Angeles National Forest officials announced Wednesday that the current forest-wide emergency closure order has been extended till midnight of Sept. 22.
The Angeles, Cleveland, and San Bernardino National Forests are also extending their forest-wide closures through Sept. 22.
Moreover, conditions on the forest have prompted Angeles forest fire managers to increase the fire danger level from Extreme to Critical. New fires continue to occur and major incidents have the potential to exhaust all resources. This increase in the fire danger will necessitate the need to restrict access to the national forest for non-essential activities.
“Through this order we hope to minimize the likelihood that visitors could become entrapped during an emergency and decrease the potential for new fire starts at a time of extremely limited firefighting resources. Severe and persistent drought due to hot and dry weather has led to rapid growth and increasingly unpredictable fire behavior across Northern California with no relief expected until late fall. Southern California remains in drought conditions and the National Interagency Fire Center predicts that “above normal significant fire potential” will continue across Southern California through September and into October as “very dry conditions are expected to continue along with the start of the Santa Ana wind season.”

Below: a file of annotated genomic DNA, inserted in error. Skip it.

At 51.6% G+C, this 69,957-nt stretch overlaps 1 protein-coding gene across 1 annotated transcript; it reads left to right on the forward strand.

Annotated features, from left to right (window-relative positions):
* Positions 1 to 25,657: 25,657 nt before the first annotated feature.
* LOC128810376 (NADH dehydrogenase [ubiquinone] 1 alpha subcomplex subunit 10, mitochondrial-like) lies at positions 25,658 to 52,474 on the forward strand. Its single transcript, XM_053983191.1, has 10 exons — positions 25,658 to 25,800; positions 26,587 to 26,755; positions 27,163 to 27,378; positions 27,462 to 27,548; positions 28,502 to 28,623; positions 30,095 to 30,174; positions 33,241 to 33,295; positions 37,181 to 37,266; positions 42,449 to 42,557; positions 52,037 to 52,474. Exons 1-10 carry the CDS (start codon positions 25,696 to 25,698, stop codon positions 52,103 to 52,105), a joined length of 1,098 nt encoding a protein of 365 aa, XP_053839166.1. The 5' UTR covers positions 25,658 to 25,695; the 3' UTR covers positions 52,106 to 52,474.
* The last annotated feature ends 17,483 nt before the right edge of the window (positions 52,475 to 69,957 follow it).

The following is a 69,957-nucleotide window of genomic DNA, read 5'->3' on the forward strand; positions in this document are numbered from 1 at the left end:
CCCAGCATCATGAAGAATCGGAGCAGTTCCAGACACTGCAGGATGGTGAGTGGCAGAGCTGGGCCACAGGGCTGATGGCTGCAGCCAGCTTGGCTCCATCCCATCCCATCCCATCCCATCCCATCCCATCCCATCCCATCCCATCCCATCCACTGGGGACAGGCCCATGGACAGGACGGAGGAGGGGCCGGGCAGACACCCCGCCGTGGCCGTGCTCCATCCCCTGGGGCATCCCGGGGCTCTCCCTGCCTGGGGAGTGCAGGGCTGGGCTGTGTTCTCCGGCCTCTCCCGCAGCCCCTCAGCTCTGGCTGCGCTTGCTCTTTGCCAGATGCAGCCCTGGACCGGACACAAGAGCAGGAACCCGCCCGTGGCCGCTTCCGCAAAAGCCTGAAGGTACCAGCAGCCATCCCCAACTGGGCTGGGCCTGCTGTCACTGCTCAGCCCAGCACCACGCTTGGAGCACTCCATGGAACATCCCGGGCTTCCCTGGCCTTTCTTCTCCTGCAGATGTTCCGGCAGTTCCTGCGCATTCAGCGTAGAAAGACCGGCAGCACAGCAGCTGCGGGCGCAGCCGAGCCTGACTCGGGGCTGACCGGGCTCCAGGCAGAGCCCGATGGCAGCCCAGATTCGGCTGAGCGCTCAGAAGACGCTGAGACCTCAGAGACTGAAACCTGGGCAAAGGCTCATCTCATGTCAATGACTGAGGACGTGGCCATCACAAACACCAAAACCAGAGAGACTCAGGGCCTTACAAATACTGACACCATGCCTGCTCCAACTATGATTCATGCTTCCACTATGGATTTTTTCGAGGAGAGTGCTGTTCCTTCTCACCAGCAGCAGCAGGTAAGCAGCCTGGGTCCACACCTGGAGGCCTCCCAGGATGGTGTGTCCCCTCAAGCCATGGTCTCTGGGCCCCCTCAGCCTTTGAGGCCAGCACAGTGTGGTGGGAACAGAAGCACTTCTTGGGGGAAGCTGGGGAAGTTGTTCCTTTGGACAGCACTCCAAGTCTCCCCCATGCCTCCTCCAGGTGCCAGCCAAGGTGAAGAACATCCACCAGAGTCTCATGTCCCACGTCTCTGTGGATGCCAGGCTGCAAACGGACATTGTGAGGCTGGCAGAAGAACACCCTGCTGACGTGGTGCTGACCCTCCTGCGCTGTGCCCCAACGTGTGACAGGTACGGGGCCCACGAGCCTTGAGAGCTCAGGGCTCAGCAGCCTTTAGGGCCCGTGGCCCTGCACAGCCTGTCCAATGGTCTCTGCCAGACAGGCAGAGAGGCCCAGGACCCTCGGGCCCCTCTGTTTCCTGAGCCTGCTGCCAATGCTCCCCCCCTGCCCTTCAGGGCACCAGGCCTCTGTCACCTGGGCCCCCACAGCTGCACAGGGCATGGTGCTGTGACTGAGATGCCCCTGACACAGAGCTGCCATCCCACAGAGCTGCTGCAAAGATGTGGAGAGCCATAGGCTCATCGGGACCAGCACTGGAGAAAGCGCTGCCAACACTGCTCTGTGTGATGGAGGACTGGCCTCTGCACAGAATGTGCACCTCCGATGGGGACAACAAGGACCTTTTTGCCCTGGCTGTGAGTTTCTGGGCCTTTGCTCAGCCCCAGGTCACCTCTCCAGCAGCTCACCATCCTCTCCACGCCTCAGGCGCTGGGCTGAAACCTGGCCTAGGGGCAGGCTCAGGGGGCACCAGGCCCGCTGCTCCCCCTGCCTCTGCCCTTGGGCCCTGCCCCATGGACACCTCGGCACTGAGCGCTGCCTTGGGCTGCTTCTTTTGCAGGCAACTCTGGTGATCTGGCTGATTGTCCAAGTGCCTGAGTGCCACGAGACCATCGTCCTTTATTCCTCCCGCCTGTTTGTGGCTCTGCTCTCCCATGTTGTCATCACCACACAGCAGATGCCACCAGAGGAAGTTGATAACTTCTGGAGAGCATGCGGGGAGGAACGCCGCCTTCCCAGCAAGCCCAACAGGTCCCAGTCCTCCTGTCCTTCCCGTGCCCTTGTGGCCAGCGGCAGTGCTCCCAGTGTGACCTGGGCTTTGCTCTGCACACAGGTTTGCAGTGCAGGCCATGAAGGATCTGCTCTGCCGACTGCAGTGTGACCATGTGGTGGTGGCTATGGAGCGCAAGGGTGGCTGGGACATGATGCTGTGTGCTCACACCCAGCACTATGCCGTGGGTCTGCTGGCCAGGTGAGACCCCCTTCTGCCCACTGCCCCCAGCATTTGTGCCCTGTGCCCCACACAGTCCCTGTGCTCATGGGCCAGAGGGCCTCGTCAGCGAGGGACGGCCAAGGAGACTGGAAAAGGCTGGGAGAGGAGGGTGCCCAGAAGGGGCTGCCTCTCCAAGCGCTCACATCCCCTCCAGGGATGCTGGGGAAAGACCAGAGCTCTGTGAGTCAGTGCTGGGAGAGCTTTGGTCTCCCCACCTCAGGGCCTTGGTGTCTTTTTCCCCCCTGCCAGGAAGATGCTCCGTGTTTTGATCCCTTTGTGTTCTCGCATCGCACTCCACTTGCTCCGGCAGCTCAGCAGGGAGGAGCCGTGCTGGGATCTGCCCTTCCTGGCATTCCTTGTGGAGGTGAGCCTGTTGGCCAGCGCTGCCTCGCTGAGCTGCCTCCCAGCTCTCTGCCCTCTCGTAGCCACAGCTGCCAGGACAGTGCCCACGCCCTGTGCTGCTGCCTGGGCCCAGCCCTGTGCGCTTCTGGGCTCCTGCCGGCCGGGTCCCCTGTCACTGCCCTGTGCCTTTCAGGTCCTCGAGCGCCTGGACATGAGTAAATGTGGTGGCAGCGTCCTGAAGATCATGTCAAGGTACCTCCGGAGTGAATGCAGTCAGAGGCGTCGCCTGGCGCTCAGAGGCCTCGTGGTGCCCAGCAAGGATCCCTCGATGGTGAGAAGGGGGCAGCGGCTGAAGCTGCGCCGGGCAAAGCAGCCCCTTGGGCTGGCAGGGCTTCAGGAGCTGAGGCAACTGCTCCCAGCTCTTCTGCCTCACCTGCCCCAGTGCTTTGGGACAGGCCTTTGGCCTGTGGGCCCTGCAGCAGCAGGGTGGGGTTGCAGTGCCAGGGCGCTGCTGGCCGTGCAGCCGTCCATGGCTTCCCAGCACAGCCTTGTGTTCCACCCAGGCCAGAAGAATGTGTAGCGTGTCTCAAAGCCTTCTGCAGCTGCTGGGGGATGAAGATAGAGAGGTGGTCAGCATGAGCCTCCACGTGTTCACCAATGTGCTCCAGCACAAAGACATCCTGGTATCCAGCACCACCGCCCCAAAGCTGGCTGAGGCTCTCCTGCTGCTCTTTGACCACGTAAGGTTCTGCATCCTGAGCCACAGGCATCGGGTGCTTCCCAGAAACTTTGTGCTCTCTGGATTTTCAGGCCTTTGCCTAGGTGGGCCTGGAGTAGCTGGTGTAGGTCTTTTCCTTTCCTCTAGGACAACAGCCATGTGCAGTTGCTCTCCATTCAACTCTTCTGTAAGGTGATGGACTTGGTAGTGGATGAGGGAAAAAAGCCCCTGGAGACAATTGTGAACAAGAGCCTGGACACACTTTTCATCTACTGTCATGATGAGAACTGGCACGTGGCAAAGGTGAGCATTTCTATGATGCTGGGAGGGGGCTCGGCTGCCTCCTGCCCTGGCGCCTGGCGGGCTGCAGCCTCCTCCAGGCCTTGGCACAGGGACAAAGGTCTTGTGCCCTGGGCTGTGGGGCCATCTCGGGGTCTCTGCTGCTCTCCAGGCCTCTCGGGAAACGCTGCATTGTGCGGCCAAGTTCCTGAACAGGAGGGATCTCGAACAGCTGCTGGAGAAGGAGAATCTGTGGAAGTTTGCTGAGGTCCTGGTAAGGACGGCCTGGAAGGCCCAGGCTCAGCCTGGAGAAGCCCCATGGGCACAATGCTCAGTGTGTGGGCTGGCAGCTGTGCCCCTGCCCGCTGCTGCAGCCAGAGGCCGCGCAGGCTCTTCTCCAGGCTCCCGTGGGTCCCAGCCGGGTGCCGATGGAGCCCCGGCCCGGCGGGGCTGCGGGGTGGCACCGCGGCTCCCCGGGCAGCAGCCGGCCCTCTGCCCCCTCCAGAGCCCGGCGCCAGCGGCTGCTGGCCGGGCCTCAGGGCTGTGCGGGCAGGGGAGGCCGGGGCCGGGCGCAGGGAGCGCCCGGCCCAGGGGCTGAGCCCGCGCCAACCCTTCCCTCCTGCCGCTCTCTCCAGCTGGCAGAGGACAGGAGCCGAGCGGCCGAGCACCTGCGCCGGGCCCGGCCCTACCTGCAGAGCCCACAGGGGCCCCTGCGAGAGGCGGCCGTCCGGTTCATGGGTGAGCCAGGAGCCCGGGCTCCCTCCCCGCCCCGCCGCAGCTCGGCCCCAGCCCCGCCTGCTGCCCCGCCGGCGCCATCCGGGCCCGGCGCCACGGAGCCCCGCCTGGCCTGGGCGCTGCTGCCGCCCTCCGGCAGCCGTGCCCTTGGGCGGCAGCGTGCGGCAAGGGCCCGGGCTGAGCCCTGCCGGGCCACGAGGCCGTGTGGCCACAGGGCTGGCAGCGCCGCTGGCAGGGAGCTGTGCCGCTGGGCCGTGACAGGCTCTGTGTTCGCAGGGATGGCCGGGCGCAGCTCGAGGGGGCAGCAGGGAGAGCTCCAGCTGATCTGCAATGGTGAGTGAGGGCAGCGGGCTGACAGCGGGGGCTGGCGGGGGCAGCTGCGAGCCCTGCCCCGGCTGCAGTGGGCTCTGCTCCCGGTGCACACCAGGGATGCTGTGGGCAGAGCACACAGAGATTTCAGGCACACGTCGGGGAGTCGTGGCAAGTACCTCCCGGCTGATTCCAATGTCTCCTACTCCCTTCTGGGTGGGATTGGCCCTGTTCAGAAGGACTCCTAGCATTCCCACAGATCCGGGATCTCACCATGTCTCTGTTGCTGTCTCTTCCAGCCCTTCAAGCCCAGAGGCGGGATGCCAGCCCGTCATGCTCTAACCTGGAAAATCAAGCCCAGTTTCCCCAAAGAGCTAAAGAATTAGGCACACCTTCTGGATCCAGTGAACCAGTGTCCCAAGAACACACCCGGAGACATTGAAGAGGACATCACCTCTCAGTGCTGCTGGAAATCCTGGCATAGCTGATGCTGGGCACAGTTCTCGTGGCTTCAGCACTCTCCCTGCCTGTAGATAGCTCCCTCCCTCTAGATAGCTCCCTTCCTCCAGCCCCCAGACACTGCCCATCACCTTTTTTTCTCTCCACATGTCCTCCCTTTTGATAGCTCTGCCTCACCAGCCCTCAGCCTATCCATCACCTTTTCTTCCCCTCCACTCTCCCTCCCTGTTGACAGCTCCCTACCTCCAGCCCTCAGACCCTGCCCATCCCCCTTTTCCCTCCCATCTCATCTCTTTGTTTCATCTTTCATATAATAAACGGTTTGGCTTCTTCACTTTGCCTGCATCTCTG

“Once our resources return from fighting Northern California fires, we’ll be able to re-evaluate fire danger conditions for reopening the forest,” said Robert Garcia, fire chief, Angeles National Forest.
The Regional Order that closed public access to all national forests in California through Sept. 17 will be rescinded Wednesday at midnight. Due to ongoing high fire danger and active wildfires across the West, the Southern California national forests will remain closed for another week to better provide for public and firefighter safety.
Currently, there are 11 large uncontained fires burning on National Forest System lands statewide, and there are more than 15,000 personnel, 303 crews, and 1,113 engines committed to fire fighting in California. This closure order is intended to reduce the likelihood of a new fire start over the next week.